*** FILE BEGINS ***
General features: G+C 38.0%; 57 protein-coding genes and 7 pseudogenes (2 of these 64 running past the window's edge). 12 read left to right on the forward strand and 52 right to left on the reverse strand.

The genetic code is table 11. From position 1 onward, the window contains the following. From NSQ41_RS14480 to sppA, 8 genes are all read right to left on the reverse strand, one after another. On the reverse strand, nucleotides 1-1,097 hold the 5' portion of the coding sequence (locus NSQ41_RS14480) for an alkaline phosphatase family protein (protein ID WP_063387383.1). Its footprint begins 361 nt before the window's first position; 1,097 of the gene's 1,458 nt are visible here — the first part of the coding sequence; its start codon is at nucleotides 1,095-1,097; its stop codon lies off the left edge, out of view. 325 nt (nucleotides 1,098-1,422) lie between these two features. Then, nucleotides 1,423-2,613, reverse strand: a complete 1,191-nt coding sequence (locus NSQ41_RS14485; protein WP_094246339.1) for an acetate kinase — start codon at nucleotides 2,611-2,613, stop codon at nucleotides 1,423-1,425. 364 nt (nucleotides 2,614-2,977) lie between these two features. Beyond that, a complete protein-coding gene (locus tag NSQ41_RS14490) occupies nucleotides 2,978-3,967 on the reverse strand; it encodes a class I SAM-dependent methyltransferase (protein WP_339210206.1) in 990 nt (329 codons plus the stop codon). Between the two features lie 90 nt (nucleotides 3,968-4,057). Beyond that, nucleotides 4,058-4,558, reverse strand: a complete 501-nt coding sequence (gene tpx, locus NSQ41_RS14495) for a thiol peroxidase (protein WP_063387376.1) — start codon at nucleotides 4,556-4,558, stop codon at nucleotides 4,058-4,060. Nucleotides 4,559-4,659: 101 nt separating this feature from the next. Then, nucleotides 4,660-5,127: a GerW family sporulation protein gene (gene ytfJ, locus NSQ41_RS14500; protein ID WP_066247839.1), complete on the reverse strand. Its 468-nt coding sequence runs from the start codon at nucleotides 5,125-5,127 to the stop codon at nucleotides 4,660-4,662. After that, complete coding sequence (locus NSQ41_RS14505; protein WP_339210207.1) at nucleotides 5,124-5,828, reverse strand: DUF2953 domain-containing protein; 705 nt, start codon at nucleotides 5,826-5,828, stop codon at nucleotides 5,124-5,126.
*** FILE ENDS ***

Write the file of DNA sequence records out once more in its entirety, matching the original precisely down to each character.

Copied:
General features: G+C 38.0%; 57 protein-coding genes and 7 pseudogenes (2 of these 64 running past the window's edge). 12 read left to right on the forward strand and 52 right to left on the reverse strand.

The genetic code is table 11. From position 1 onward, the window contains the following. From NSQ41_RS14480 to sppA, 8 genes are all read right to left on the reverse strand, one after another. On the reverse strand, nucleotides 1-1,097 hold the 5' portion of the coding sequence (locus NSQ41_RS14480) for an alkaline phosphatase family protein (protein ID WP_063387383.1). Its footprint begins 361 nt before the window's first position; 1,097 of the gene's 1,458 nt are visible here — the first part of the coding sequence; its start codon is at nucleotides 1,095-1,097; its stop codon lies off the left edge, out of view. 325 nt (nucleotides 1,098-1,422) lie between these two features. Then, nucleotides 1,423-2,613, reverse strand: a complete 1,191-nt coding sequence (locus NSQ41_RS14485; protein WP_094246339.1) for an acetate kinase — start codon at nucleotides 2,611-2,613, stop codon at nucleotides 1,423-1,425. 364 nt (nucleotides 2,614-2,977) lie between these two features. Beyond that, a complete protein-coding gene (locus tag NSQ41_RS14490) occupies nucleotides 2,978-3,967 on the reverse strand; it encodes a class I SAM-dependent methyltransferase (protein WP_339210206.1) in 990 nt (329 codons plus the stop codon). Between the two features lie 90 nt (nucleotides 3,968-4,057). Beyond that, nucleotides 4,058-4,558, reverse strand: a complete 501-nt coding sequence (gene tpx, locus NSQ41_RS14495) for a thiol peroxidase (protein WP_063387376.1) — start codon at nucleotides 4,556-4,558, stop codon at nucleotides 4,058-4,060. Nucleotides 4,559-4,659: 101 nt separating this feature from the next. Then, nucleotides 4,660-5,127: a GerW family sporulation protein gene (gene ytfJ, locus NSQ41_RS14500; protein ID WP_066247839.1), complete on the reverse strand. Its 468-nt coding sequence runs from the start codon at nucleotides 5,125-5,127 to the stop codon at nucleotides 4,660-4,662. After that, complete coding sequence (locus NSQ41_RS14505; protein WP_339210207.1) at nucleotides 5,124-5,828, reverse strand: DUF2953 domain-containing protein; 705 nt, start codon at nucleotides 5,826-5,828, stop codon at nucleotides 5,124-5,126.